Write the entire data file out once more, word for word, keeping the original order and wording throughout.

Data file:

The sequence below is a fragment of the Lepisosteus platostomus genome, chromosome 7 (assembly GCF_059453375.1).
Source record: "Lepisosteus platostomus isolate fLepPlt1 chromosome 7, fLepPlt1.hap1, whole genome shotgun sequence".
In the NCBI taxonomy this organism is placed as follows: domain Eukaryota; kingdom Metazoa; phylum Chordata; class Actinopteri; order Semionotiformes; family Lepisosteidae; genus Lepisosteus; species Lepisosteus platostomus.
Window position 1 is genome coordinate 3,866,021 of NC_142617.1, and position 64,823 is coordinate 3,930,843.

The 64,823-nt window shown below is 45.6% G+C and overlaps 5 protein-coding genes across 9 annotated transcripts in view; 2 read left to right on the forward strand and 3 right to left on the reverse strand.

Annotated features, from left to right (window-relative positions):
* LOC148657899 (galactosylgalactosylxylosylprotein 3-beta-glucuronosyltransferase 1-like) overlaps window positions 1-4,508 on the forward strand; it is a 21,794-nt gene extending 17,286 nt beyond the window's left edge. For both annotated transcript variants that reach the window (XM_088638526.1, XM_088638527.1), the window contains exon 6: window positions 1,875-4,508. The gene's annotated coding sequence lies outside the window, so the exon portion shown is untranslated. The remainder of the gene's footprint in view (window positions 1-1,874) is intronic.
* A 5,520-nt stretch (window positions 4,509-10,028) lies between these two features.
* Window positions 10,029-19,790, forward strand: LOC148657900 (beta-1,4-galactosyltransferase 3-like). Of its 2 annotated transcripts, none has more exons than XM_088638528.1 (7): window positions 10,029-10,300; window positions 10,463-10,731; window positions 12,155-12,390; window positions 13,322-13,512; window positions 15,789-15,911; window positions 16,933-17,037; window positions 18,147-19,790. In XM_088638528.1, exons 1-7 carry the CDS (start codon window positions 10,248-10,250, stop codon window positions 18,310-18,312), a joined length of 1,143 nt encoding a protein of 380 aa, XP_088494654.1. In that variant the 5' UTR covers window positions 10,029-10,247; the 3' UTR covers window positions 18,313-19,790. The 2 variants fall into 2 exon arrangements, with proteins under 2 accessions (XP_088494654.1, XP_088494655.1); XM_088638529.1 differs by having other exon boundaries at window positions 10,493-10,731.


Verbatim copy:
The sequence below is a fragment of the Lepisosteus platostomus genome, chromosome 7 (assembly GCF_059453375.1).
Source record: "Lepisosteus platostomus isolate fLepPlt1 chromosome 7, fLepPlt1.hap1, whole genome shotgun sequence".
In the NCBI taxonomy this organism is placed as follows: domain Eukaryota; kingdom Metazoa; phylum Chordata; class Actinopteri; order Semionotiformes; family Lepisosteidae; genus Lepisosteus; species Lepisosteus platostomus.
Window position 1 is genome coordinate 3,866,021 of NC_142617.1, and position 64,823 is coordinate 3,930,843.

The 64,823-nt window shown below is 45.6% G+C and overlaps 5 protein-coding genes across 9 annotated transcripts in view; 2 read left to right on the forward strand and 3 right to left on the reverse strand.

Annotated features, from left to right (window-relative positions):
* LOC148657899 (galactosylgalactosylxylosylprotein 3-beta-glucuronosyltransferase 1-like) overlaps window positions 1-4,508 on the forward strand; it is a 21,794-nt gene extending 17,286 nt beyond the window's left edge. For both annotated transcript variants that reach the window (XM_088638526.1, XM_088638527.1), the window contains exon 6: window positions 1,875-4,508. The gene's annotated coding sequence lies outside the window, so the exon portion shown is untranslated. The remainder of the gene's footprint in view (window positions 1-1,874) is intronic.
* A 5,520-nt stretch (window positions 4,509-10,028) lies between these two features.
* Window positions 10,029-19,790, forward strand: LOC148657900 (beta-1,4-galactosyltransferase 3-like). Of its 2 annotated transcripts, none has more exons than XM_088638528.1 (7): window positions 10,029-10,300; window positions 10,463-10,731; window positions 12,155-12,390; window positions 13,322-13,512; window positions 15,789-15,911; window positions 16,933-17,037; window positions 18,147-19,790. In XM_088638528.1, exons 1-7 carry the CDS (start codon window positions 10,248-10,250, stop codon window positions 18,310-18,312), a joined length of 1,143 nt encoding a protein of 380 aa, XP_088494654.1. In that variant the 5' UTR covers window positions 10,029-10,247; the 3' UTR covers window positions 18,313-19,790. The 2 variants fall into 2 exon arrangements, with proteins under 2 accessions (XP_088494654.1, XP_088494655.1); XM_088638529.1 differs by having other exon boundaries at window positions 10,493-10,731.